Campus brings awareness of domestic violence at UNA

Jean Ann Willis, a victim of domestic violence, remembers the relationship she left behind in 2007.

October is Domestic Violence Awareness Month, and organizations on campus are hoping to educate UNA students about the resources available to victims of domestic violence.

Domestic violence includes verbal, emotional, physical and sexual abuse that occurs in an intimate relationship. Women between the ages of 16 and 24 experience the highest rate of domestic violence, according to

According to UNA police Chief Bob Pastula, there are usually 2-10 cases of domestic violence reported at UNA each year. This September, two cases of sexual assault were reported.

College students face unique obstacles concerning domestic violence. Jennifer Berry, of UNA Counseling Services, said that students’ desire for connection may cause them to overlook the early warning signs of an abusive relationship.

“It’s in that first part of the relationship (that) we typically overlook those warning signs,” Berry said.

There are many signs of an abusive relationship. Jealousy, possessiveness and a short temper are a few signs of an abusive partner. Berry suggests setting boundaries can prevent one from getting involved in an abusive relationship.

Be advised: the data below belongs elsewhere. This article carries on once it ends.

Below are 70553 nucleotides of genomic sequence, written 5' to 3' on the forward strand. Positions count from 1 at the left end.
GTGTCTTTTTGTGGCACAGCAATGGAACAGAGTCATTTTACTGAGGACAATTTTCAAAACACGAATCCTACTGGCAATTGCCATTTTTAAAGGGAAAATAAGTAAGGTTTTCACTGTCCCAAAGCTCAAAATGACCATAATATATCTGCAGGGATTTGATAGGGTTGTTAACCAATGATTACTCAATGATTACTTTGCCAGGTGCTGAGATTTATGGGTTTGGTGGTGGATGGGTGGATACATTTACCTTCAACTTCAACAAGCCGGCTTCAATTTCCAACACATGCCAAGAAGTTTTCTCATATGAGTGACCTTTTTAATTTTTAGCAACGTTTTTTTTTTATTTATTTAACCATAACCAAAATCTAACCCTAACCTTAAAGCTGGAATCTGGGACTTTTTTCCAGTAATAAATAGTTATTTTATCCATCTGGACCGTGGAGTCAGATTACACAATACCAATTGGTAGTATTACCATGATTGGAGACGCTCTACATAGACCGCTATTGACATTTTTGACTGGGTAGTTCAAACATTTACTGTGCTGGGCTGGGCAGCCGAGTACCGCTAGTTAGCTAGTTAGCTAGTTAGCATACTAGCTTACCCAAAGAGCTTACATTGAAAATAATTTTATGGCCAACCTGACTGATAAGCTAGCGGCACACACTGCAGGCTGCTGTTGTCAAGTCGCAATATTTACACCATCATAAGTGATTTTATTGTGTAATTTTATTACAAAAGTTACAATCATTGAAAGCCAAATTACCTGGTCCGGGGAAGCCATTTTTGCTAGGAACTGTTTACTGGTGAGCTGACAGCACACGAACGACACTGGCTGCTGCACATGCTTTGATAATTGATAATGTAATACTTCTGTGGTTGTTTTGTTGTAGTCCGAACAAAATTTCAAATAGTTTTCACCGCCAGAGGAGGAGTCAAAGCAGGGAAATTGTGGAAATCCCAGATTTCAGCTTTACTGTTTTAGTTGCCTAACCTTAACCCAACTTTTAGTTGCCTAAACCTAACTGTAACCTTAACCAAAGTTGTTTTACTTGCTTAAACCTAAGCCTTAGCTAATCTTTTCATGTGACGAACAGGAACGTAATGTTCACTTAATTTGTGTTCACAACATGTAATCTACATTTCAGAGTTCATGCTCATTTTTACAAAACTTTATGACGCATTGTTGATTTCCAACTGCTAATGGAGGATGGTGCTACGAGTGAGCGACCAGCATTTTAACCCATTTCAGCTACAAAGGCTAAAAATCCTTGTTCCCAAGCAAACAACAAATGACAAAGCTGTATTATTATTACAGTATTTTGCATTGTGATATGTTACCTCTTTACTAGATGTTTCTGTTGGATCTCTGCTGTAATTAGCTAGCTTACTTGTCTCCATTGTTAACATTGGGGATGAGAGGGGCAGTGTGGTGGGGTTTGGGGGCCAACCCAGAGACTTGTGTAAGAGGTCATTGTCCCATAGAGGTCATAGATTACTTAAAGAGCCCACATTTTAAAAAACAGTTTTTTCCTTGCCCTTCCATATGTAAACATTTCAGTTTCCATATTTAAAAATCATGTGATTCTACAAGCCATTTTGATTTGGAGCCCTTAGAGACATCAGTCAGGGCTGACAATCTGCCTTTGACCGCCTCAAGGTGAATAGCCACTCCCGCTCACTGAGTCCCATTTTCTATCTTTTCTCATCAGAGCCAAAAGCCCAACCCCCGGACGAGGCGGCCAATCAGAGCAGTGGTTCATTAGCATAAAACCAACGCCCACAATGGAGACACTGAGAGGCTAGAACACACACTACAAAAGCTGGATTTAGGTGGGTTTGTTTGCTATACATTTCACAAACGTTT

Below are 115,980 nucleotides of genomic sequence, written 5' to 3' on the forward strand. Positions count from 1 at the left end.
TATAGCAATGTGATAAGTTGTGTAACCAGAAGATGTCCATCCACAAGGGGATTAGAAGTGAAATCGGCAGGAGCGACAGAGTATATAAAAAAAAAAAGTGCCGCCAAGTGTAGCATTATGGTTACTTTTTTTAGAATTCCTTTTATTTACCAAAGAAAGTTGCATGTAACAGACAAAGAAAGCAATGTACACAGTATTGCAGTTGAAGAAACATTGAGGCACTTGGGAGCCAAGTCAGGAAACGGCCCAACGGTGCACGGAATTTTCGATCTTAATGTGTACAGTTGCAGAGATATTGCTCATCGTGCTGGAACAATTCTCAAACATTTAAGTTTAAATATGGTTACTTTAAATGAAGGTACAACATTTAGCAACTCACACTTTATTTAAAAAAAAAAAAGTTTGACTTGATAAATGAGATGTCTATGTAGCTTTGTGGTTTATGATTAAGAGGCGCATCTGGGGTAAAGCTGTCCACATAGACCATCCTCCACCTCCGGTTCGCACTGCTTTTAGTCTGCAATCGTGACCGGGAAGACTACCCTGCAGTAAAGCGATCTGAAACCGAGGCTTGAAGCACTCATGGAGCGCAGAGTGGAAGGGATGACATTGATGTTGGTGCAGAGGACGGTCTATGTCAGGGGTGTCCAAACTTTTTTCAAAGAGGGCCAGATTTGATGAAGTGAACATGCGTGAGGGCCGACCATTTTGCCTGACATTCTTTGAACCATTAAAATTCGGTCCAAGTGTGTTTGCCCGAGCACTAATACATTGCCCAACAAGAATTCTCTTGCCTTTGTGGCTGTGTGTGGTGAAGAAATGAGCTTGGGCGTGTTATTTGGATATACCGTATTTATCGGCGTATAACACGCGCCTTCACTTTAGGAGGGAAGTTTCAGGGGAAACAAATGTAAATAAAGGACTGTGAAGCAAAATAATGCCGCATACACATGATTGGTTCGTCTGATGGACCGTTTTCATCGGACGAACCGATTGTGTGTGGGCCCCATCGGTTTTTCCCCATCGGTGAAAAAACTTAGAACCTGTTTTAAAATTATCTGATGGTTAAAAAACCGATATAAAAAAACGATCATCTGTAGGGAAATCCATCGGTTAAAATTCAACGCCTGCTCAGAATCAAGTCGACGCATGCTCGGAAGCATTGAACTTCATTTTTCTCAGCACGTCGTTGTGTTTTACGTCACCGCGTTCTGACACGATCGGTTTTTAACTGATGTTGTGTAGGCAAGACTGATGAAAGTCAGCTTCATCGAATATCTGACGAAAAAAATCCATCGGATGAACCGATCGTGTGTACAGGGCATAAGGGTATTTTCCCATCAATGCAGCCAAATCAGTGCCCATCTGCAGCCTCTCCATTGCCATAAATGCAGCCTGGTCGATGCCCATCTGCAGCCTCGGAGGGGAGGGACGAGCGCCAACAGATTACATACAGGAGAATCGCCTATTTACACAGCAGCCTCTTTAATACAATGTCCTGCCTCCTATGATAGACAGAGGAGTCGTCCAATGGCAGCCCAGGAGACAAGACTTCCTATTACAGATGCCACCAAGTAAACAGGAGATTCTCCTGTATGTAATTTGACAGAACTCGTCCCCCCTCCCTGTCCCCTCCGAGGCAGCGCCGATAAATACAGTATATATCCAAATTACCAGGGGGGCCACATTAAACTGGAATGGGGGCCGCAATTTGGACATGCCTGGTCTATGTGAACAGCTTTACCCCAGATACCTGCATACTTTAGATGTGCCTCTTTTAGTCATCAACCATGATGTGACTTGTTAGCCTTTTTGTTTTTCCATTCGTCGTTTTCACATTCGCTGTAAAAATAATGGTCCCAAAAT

Although college-aged women are at higher risk to experience domestic violence, the crime can happen in any relationship. It happens in gay and lesbian relationships as well, according to Nathan Meints, an area coordinator for Residence Life at UNA.

“Violence, sadly, knows no borders,” he said. “It can happen in any relationship.”

Domestic violence is an under-reported crime. Meints said that domestic violence in gay and lesbian relationships is even more under-reported than violence in heterosexual relationships. He said part of the reason for that is people don’t see healthy same-sex relationships, particularly on television.

There are organizations on campus that can help those involved in a violent relationship. The Women’s Center offers programs year-round that deal with domestic violence and other women’s issues.

On the 20th of this month, the Women’s Center will be holding a Stop the Violence campaign. The campaign will include two major events. The “Clothesline Project,” which will take place that day, will allow students to decorate T-shirts and hang them from a clothesline to speak out against violence. Take Back the Night will be a series of performances, speakers and open mics held at The Women’s Center.

Nov. 7 – 11 will be Sexual Assault Awareness Week. Kaylie Watts, a UNA student, is organizing the event in order to educate students about the issue. She said the event will include giving out rape whistles and having an installation of shoes to represent statistics about how many students are victims of assault.

“We’re going to try to make it come really down to earth to show that it could happen to anyone,” Watts said.

Emily Kelley, director of the women’s center, said it’s important for victims of violence not to blame themselves.

“They haven’t done anything wrong,” she said. “They are the victims.”

If you or anyone you know is being victimized, contact Judicial Affairs or Counseling Services for further assistance.